In this week’s Torah portion, Vaera, G-d instructs Moshe and Aharon to confront Pharoah and demand he allow the Israelites to go off and pray. It soon became a high-stakes challenge between G-d’s power and Pharaoh’s wise men and sorcerers.
Aaron’s first move was to throw down his staff and it became a serpent. Pharaoh’s wise men and sorcerers did the same. Then Aharon used his staff to strike the Nile and changed the water to blood. Pharaoh’s magicians used their occult arts and did it too. Next Aharon used his staff and made frogs fill the water ways of Egypt. The magicians used their magic again and made the same thing happen.
Then came the dreaded gnats.
YHWH said to Moshe:
Say to Aharon:
Stretch your staff and strike the dust and the land
it will become gnats throughout the land of Egypt!
They did thus,
Aharon stretched out his hand with his staff and struck the dust
of the ground,
and gnats were on man and on beast;
all the dust on the ground because gnats throughout all the land
Now the magicians did thus with their occult-arts, to bring forth
the gnats, but they could not,
the gnats were on man and on beast.
The magicians said to Pharaoh:
This the finger of g-d!
Exodus 8:12 – 8:15
I wonder….why after all of the plagues that G-d brought down on the Egyptian people and that Pharoah’s magicians we able to duplicate — water turned to blood, frogs filling the water and the land — did the tiny, swarming gnats seem heaven sent to the Egyptian sorcerers. Why did the existence of these little flying things that landed on and likely in the ears of the Egyptians and their animals seem too unbearable to be the work of anything but G-d.
When I view this Torah portion through the lens of Mindfulness, It strikes me (pun intended) that gnats are like those pesky, incessant, buzzing thoughts all humans have and contend with moment to moment. They aren’t the big things that plague our lives — like illness or loss — but rather the small concerns or slights that literally buzz around our mind all day long.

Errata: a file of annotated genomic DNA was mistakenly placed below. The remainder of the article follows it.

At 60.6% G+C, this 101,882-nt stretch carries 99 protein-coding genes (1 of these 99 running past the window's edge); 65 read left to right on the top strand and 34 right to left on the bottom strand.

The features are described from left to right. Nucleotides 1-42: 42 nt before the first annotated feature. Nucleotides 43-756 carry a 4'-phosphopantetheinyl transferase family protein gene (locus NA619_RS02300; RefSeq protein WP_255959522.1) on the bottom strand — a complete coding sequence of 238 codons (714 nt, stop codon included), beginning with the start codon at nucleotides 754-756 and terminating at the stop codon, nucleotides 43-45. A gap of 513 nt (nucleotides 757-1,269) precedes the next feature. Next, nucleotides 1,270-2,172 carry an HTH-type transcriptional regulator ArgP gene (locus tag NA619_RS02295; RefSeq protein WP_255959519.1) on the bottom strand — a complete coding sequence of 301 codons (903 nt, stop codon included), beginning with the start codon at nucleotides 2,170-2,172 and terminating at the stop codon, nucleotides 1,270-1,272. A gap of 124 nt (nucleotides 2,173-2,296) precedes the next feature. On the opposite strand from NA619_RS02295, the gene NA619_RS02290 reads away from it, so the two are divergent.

Like Pharoah’s sorcerers, we now know that without awareness and mindfulness, our thoughts can have a corrosive effect on the quality of our lives. In essence, a thought is a pest, but can feel like a plague.
Here’s the kind of gnats that swarm around in my mind moment to moment. “Why didn’t that person answer my email…did I do something wrong? Why didn’t the other mom in the carpool line wave back at me yesterday….is she mad at me? Which are the right couples to invite to Shabbat dinner next week…and will they all get along?
And then, surprisingly, the location of my most persistent gnat attacks come in the quiet of a yoga class. I try to be mindful as I stretch and breathe deeply in and out. But as soon as the teacher turns on the chill music……buZZZZ…..out comes swarms of comparative thoughts, judgements about my body, and a reoccurring desire for the class to end. Half way into an hour class, I can feel plagued for sure.
But, something different happened recently when the yoga teacher chose not to put on the usual music. Instead she had a recording of a gong that sounded lightly every few minutes throughout the whole class. Each time I was busy swatting at gnat thoughts during this class the gong would bring me back to my breath and my body, and a sense of gratitude that I had both, and they were allowing me to bend and stretch my way through the class.
Watch the YouTube recording of this very interesting talk by a Chabad rebbitzen about the realities behind "Unorthodox".
The Boulder JCC is excited to start a new session of Becoming A Soulful Parent for parents of teens between the ages of 13-18.